As mentioned in my previous post, my trips to Europe made me fell in love with the continent, especially France. And what’s a better way to immerse oneself in the culture better than to learn the language? So on that sunny day in July, I went to IFI in Thamrin to sign myself up.
I initially wanted to take the regular class so I only had to come for 1-2 times per week. But turned out the regular class had already started a couple of weeks before and the only class that I could enroll myself in was the intensive one. “Do you really want to sacrifice your beauty sleep every weekday morning?” I asked myself (I’m a night owl, you know).
But I didn’t really have anything going on in the morning and didn’t want to wait for a couple of months to attend the regular class. Also, taking the intensive class meant that I got to finish one level in two months, while regular class needed 6 to 9 months (depending on which level). So, why not?
And it was one of the best decisions ever!
The class commenced in the beginning of August last year. Knowing only basic French from Duolingo, I was surprised to find the intricacy of the language. Different groups for verb and each group has their own set of rules for conjugation? Are you kidding me?! I felt like I was running out of space in my brain to memorize all those rules, conjugations, tenses (Le Passe Composé vs L’Imparfait! Hmm…) and other stuffs. And ooh, not to forget the pronunciation? There are different words with obviously different spellings but similar pronunciations like “sourire” (smile) and “souris” (mouse). *pulling my hair
But thank God for Internet! I downloaded the app Vatefaireconjuguer to help me with the conjugations. To speed things up when I’m looking for a meaning for a word, I use the free dictionary by Farlex on my smartphone. And I also use the app iTranslate to help me with sentences. It must be really hard to learn the language before Internet and smartphones were available!
Although it gave me headache, learning French became really fun and not boring at all thanks to my classmates. We had good chemistry with one another and became good friends, more like a family – une famille française! I always looked forward to attend the class and spend time with them.
Besides that, everybody was smart and supportive to one another in learning this not-so-easy language. But doesn’t mean we didn’t like to have fun because we joked around almost all the time. I remember one time the teacher came in and was very surprised to find us playing Twister! Sometimes we also liked to go out together – for lunch, bowling, live music, and even out of town to enjoy the beach of Carita.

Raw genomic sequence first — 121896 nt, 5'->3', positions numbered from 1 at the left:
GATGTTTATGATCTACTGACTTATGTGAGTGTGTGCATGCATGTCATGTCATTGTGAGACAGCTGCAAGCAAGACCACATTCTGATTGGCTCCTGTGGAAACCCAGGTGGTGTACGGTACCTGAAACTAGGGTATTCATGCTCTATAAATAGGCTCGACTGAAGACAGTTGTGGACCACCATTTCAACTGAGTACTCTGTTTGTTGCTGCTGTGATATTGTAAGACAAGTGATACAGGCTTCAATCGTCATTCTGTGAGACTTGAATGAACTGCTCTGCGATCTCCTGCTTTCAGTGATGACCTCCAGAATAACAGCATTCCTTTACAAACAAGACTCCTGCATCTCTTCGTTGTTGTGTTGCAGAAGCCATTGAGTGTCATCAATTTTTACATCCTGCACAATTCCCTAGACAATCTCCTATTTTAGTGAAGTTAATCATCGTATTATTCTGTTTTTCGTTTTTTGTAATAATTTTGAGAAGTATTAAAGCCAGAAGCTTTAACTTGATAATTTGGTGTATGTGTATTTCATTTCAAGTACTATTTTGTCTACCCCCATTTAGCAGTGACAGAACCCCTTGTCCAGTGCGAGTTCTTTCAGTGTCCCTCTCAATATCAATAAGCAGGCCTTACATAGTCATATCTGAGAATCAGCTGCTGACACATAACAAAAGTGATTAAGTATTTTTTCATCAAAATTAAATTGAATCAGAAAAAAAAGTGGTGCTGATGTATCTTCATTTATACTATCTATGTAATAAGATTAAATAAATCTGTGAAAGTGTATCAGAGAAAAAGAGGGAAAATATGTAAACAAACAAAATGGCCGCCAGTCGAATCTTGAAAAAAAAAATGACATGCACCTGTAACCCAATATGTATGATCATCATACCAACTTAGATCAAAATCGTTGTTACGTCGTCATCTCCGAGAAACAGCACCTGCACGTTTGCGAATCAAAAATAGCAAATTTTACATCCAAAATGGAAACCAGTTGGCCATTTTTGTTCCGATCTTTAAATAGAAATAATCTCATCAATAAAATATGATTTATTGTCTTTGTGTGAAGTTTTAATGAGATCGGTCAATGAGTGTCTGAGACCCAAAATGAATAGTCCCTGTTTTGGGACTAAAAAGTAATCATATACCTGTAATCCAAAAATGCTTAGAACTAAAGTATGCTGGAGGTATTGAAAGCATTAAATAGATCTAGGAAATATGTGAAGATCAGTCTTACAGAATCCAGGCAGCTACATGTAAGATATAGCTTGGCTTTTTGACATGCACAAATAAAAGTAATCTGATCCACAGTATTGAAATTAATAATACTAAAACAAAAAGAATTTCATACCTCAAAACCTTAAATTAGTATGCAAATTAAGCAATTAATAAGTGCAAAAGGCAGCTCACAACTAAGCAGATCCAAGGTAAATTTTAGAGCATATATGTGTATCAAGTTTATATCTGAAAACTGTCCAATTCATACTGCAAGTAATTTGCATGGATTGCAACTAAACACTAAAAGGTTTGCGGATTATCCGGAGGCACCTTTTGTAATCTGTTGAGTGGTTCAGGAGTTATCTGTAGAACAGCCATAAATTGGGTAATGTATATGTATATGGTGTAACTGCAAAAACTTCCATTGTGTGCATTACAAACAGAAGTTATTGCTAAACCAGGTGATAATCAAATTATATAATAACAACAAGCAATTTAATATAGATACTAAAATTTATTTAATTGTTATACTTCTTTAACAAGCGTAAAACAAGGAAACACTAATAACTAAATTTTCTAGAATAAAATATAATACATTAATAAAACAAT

We also took DELF (sort of like French’s IELTS or TOEFL). Even though I initially had no plan on doing it, everybody was so serious preparing for it that it was somehow contagious. To make it even harder, most of us took DELF for level A2 while we’re still in that level. Yikes!
When the day of the test came, I was really nervous. Didn’t know why it became THAT serious for me because I actually took the course pour plaisir ;p But, phew! It went well. During the oral production test, the examiner asked me, “Combien de chiens avez-vous?” (How many dogs do you have?) after I told him that I share a house with cats and dogs. Yet I mistakenly heard “chats” so I answered, “J’ai trente-sept chats chez moi,” (I have 37 cats at home – it’s 38 now, by the way.). He then stared at me with disbelief. Haha!
After four months of being together, only a few of us continued studying in the intensive class. Some of my classmates had to depart for France for their study, some were busy with their own lives and I had to take regular class instead as I didn’t as much free time as I used to. But we still keep in touch regularly, exchanging news on our Whatsapp group.
The regular class for level B1 started early this year and I was delighted to find myself in the class with people with similar vibes as my former classmates – such a nice way to spend my Saturday mornings! But of course, the lesson’s not getting any easier. Right now we’re studying le subjonctif and I feel like my head’s gonna explode
So far the main challenge for me is to comprehend what the Frenchs are saying. They talk in this speed of light that it seems impossible for me to get it! I sometimes borrow DVD and CD from the library to (try to) get myself used to them speaking. My favorite French movie is The Intouchables, which I actually saw on the plane, starring the hunky Omar Sy. Do you have any French movie you recommend?
Okay, answering the question of Jean-Nengah: Parlez-vous français ?
Oui. Mais, soyez-patient, s’il vous plaît. Je parle très lentement ! 😀
(Special thanks to my good friend Vitri who snapped pictures of Jean-Nengah and me!)